The Silk Mill (The Museum of Making)
The Silk Mill will be closed for the developments until further notice. It is expected to reopen in Spring 2021.
The Silk Mill is undergoing a transformational programme that explores themes of ‘making and social history’, drawn from Derby and the Derwent Valley’s unique and on-going heritage stories.
From the First Factory to the Museum of Making
Widely regarded as the site of the first fully mechanised factory in the world, The Silk Mill is the southern gateway to the Derwent Valley Mills World Heritage Site. Situated in the centre of Derby, The Silk Mill is undergoing a major redevelopment programme with an ambition to reopen in Spring 2021 as Derby Silk Mill – Museum of Making, bringing thousands of visitors to the city each year.
This concept has been developed by Derby Museums in collaboration with our audiences, volunteers and partner organisations. These partnerships have resulted in a shared ambition to create a Museum of Making that will foster a spirit of experimentation and create conditions for learning and wellbeing. It will shape the way Derby is understood and appreciated and the way in which people from all places are inspired to see themselves as the next generation of innovators, makers and creators.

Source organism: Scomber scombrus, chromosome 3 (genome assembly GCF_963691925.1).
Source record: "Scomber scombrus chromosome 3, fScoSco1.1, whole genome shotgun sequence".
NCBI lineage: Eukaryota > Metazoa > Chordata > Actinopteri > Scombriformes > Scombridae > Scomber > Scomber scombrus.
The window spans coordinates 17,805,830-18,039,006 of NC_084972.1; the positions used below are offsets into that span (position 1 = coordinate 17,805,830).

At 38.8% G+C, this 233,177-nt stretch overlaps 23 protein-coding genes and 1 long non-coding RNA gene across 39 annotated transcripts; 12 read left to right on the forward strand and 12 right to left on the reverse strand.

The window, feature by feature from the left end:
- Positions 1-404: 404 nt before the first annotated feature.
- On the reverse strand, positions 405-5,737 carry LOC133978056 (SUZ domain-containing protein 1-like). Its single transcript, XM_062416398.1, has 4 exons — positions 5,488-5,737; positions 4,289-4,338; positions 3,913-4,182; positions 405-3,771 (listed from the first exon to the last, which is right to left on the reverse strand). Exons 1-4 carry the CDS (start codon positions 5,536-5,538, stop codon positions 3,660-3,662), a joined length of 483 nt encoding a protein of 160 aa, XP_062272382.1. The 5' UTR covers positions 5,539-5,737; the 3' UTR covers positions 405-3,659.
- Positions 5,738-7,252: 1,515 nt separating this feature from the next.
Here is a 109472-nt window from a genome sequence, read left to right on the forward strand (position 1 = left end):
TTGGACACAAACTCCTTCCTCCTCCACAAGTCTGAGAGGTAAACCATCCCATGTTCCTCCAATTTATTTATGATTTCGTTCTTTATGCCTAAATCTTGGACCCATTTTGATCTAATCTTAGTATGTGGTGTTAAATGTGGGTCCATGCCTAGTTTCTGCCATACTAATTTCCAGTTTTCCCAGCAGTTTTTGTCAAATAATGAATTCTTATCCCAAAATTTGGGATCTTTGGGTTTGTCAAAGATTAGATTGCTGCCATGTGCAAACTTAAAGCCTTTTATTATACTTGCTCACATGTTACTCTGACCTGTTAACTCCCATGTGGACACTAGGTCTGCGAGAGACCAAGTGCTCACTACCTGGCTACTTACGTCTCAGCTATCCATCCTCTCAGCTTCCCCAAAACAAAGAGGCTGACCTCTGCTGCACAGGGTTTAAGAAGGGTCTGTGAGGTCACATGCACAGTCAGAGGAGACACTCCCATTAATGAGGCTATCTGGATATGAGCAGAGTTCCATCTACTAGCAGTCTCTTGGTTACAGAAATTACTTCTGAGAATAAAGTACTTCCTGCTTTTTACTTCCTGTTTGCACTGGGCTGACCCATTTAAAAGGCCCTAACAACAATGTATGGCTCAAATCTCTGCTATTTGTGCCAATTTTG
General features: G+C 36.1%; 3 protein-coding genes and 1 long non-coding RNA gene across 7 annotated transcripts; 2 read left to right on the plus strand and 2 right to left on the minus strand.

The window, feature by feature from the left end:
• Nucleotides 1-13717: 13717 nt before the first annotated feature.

The £16.4m redevelopment programme is financially supported by the Heritage Lottery Fund, Derby City Council and Arts Council England. However, the Museum of Making would not have been possible without the ongoing investment of ideas, time, skills and resources from our generous volunteers and partner organisations over the past 4 years. Together we have texted learning programmes, produced major family events, processed artefacts, developed new skills… even built our own furniture and displays!
This experimental approach will continue over the coming months and years where there will be regular opportunities for people to help ‘make’ the Museum of Making.
What makes it special?
- The Silk Mill of John and Thomas Lombe was one of the world’s first factories.
- The silk throwing machines in this building were based on machines studied by John Lombe in Italy – the designs of these were copied and smuggled to England in an early example of industrial espionage.
- The layout of the mills, with a large number of people in two buildings doing a number of processes, was the prototype for the modern factory and was a model for the later textile mills built for Arkwright and partners 50 years later.
What is there to see and do?
- Although much of the original mill was lost in a fire, the foundation arches of the Lombe mill can still be seen next to the river, as can the restored tower.
- Looking for a fun and quirky gift? The Silk Mill has a good offering of unusual goodies and gadgets for all your friends and family.
- The mill’s riverside location lies at the heart of Derby, close to cycle and walking routes to Darley Abbey and beyond.
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